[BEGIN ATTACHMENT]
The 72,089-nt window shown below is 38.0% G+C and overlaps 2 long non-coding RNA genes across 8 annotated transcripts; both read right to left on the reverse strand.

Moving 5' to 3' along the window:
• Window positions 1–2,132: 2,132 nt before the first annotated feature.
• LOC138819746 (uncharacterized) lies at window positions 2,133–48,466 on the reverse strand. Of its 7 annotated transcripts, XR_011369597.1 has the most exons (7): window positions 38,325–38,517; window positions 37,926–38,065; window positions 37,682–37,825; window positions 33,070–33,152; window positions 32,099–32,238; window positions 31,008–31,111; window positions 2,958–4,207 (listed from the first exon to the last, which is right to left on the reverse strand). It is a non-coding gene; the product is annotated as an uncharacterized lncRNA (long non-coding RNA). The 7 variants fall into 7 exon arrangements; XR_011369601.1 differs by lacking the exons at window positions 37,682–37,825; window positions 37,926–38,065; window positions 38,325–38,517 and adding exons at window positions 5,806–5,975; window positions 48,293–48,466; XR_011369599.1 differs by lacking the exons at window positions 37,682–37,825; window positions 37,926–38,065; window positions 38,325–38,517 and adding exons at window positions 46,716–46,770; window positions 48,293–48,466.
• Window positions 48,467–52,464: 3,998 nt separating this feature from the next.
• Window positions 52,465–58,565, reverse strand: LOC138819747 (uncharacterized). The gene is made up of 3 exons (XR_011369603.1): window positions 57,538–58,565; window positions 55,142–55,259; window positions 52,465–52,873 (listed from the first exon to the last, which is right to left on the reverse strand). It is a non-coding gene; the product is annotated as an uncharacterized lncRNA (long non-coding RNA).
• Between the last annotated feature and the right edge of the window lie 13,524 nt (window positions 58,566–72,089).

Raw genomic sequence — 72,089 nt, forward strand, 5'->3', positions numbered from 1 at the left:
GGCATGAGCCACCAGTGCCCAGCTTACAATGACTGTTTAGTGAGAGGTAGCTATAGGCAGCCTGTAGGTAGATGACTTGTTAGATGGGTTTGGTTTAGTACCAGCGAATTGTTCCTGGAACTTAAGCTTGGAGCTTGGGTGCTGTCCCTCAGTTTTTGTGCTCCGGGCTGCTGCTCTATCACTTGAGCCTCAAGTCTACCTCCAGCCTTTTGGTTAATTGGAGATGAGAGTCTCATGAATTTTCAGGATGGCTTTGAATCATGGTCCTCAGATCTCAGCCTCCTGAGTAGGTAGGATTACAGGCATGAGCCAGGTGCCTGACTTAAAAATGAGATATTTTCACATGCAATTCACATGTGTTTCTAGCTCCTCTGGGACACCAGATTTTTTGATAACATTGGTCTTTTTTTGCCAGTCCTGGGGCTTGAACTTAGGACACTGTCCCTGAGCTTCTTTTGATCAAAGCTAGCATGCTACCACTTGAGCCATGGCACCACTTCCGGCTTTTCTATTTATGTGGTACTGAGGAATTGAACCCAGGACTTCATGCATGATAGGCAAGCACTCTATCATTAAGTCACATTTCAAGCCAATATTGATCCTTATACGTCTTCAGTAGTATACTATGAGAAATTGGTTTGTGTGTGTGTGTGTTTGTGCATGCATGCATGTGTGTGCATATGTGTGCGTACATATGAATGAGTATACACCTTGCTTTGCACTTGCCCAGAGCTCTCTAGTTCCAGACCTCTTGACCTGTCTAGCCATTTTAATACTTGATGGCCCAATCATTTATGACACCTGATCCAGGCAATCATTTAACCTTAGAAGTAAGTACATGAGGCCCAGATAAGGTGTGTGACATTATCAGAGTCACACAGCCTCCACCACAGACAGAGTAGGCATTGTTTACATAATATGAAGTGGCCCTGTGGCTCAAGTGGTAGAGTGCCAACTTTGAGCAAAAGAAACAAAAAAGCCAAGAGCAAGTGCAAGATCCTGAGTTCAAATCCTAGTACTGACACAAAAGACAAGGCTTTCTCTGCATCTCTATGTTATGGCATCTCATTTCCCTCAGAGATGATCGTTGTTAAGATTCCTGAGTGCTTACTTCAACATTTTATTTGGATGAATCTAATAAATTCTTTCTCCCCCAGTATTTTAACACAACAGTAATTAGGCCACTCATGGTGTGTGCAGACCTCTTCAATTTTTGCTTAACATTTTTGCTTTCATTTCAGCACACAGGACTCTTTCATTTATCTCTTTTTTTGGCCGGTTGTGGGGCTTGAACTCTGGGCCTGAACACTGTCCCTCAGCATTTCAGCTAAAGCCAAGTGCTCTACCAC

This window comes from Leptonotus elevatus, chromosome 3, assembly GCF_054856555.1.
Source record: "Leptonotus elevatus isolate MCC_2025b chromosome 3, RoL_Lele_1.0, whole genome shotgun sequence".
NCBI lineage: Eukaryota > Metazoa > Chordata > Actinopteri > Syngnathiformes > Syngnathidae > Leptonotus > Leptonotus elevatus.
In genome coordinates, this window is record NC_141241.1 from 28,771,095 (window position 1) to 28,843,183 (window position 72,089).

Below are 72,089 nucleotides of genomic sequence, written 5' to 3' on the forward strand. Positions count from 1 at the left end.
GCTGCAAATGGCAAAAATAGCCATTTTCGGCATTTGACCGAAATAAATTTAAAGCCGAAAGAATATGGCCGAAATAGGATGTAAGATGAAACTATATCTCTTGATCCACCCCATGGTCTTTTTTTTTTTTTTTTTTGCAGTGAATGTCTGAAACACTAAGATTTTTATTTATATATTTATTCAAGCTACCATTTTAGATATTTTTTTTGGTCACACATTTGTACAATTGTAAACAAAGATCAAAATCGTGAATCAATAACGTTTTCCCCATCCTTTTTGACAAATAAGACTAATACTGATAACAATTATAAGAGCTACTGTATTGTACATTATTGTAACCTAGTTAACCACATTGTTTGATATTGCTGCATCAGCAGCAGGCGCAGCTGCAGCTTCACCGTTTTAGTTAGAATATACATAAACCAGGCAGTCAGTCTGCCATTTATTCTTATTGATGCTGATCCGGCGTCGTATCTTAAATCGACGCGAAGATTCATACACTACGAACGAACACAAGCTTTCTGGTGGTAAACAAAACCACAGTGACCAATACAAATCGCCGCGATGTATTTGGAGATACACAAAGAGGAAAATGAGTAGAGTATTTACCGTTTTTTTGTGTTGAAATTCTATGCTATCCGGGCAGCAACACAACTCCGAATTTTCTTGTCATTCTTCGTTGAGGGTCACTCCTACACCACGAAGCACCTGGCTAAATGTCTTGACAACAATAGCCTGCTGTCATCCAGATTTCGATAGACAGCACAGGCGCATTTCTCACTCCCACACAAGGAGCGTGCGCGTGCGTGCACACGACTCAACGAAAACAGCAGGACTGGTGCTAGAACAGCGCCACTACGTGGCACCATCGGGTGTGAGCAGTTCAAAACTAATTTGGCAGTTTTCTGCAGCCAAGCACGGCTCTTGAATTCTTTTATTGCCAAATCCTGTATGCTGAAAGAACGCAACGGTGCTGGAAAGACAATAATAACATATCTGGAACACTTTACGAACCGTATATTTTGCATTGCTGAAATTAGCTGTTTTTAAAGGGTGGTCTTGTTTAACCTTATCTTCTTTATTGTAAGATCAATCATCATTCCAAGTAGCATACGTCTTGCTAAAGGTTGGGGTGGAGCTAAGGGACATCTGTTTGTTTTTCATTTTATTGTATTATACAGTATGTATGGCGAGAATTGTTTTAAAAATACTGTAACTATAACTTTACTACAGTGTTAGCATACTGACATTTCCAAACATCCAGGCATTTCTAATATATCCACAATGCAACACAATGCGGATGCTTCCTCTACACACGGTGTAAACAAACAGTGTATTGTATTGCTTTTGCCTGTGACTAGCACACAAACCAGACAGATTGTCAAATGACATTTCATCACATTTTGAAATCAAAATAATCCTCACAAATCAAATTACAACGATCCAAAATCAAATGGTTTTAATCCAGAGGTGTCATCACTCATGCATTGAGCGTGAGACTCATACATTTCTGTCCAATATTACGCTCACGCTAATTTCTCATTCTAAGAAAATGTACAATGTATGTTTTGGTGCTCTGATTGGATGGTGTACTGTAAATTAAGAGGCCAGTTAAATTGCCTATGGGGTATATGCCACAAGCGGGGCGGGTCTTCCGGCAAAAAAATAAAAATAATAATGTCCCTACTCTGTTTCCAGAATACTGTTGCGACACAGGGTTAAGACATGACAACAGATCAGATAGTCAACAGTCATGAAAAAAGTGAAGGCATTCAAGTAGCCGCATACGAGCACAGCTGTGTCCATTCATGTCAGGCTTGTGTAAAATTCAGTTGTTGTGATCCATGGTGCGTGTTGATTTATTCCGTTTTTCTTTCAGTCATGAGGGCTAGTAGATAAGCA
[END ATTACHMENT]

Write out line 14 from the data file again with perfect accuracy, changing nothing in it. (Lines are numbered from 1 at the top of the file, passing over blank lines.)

Below are 72,089 nucleotides of genomic sequence, written 5' to 3' on the forward strand. Positions count from 1 at the left end.